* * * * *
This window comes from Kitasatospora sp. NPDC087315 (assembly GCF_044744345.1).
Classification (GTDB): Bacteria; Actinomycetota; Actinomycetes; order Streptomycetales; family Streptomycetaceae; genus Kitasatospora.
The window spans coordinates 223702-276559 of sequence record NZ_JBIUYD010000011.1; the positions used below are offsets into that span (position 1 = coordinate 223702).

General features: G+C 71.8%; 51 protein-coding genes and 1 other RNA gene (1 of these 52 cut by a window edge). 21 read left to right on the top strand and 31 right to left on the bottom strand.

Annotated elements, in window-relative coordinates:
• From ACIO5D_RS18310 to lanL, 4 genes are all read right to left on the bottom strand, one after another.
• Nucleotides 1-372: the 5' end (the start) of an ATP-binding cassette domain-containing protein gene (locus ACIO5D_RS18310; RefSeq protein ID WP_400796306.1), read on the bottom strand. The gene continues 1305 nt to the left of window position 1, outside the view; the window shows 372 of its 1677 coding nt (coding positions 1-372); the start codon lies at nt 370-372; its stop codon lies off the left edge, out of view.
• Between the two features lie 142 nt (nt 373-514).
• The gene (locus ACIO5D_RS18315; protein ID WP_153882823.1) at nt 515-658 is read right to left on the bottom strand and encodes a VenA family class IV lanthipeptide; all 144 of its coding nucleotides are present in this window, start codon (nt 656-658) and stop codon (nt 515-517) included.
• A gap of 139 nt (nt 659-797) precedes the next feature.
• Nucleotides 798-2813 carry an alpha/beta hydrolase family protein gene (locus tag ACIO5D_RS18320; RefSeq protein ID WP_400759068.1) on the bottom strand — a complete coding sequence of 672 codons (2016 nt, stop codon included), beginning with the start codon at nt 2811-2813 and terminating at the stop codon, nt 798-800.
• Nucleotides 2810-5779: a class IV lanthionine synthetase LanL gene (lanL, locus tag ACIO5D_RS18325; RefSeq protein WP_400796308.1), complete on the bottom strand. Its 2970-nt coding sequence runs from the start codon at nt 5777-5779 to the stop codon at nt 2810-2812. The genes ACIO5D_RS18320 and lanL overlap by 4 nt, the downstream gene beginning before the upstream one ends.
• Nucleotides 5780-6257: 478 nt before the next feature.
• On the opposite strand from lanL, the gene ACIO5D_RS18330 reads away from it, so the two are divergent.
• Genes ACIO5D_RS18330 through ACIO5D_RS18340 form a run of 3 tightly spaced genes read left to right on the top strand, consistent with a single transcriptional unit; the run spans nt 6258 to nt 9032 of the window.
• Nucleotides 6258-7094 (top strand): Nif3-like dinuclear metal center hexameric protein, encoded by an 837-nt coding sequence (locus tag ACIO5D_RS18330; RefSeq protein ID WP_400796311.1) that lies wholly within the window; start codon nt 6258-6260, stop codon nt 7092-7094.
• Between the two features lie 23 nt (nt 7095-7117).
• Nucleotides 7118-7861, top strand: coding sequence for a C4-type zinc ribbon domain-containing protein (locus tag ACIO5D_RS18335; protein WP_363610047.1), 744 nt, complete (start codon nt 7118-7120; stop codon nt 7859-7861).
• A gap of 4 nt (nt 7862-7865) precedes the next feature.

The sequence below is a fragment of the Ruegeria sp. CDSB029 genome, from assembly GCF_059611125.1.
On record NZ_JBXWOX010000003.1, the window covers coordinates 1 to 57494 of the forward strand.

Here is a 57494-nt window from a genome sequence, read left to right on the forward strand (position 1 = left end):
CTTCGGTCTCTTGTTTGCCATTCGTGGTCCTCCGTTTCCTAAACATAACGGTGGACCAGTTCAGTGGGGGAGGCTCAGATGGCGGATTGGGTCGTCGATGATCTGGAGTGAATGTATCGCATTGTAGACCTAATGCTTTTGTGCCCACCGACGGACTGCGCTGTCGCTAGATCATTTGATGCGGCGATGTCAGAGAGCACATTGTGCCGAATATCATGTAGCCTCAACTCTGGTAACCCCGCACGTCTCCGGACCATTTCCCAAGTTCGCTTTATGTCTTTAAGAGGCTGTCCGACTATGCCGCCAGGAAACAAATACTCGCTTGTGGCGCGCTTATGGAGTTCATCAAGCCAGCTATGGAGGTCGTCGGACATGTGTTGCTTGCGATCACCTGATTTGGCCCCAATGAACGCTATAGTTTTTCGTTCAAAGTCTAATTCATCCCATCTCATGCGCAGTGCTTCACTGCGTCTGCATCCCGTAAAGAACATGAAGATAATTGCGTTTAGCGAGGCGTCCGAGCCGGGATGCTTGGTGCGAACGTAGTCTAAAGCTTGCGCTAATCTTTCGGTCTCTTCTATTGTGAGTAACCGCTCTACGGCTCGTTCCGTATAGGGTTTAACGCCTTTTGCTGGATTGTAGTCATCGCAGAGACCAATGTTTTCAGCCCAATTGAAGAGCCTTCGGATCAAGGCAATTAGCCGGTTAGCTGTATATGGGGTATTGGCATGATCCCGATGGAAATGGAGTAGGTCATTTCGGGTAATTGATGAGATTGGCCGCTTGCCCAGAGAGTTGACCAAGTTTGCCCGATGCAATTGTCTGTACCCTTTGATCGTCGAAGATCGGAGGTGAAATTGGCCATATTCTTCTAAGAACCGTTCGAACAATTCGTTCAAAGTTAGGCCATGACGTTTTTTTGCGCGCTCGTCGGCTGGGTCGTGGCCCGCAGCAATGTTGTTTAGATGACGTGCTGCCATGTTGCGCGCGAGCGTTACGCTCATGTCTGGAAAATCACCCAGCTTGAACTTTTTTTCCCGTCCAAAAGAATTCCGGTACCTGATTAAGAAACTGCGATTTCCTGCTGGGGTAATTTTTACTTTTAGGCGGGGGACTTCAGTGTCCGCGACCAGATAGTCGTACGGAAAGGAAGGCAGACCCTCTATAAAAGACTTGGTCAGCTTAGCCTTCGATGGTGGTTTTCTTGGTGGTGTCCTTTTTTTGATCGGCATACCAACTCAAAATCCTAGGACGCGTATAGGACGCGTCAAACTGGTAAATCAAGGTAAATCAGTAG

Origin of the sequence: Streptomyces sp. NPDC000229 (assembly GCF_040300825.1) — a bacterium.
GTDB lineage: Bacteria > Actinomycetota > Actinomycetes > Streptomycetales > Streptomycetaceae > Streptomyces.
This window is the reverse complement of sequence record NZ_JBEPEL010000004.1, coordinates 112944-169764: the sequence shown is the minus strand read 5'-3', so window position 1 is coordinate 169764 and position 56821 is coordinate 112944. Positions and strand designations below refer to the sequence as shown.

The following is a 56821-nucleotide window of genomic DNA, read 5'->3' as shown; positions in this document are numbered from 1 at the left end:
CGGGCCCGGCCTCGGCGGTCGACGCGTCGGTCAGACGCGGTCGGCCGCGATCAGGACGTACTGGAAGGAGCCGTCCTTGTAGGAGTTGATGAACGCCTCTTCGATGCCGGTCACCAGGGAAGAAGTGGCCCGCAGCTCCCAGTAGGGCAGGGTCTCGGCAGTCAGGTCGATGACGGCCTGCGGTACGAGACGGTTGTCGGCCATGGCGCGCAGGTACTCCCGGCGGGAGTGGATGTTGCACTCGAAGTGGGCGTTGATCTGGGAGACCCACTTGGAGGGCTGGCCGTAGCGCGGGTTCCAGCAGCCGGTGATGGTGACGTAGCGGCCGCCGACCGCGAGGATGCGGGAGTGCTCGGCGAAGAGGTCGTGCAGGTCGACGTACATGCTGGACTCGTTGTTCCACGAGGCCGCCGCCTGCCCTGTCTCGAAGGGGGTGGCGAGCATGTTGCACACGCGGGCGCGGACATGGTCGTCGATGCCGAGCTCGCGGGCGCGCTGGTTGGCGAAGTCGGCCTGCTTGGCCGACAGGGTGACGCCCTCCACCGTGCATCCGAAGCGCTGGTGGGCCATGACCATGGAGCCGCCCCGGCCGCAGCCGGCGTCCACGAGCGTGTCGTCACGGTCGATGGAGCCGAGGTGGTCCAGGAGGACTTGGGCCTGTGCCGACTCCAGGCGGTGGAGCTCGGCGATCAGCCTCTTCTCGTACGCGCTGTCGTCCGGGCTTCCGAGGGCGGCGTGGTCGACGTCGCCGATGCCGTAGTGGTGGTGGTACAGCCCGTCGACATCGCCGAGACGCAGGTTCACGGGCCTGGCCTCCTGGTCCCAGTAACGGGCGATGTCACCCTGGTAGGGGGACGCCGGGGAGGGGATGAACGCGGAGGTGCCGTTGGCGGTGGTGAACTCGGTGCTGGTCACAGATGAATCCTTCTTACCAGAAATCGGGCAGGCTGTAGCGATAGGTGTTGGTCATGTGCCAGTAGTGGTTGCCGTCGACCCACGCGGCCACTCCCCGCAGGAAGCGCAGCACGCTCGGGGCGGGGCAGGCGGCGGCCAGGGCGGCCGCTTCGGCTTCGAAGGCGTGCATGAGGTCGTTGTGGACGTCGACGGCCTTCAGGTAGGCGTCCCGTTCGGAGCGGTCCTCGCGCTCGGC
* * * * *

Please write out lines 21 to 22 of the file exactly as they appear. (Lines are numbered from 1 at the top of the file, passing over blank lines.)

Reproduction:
On record NZ_JBXWOX010000003.1, the window covers coordinates 1 to 57494 of the forward strand.

Here is a 57494-nt window from a genome sequence, read left to right on the forward strand (position 1 = left end):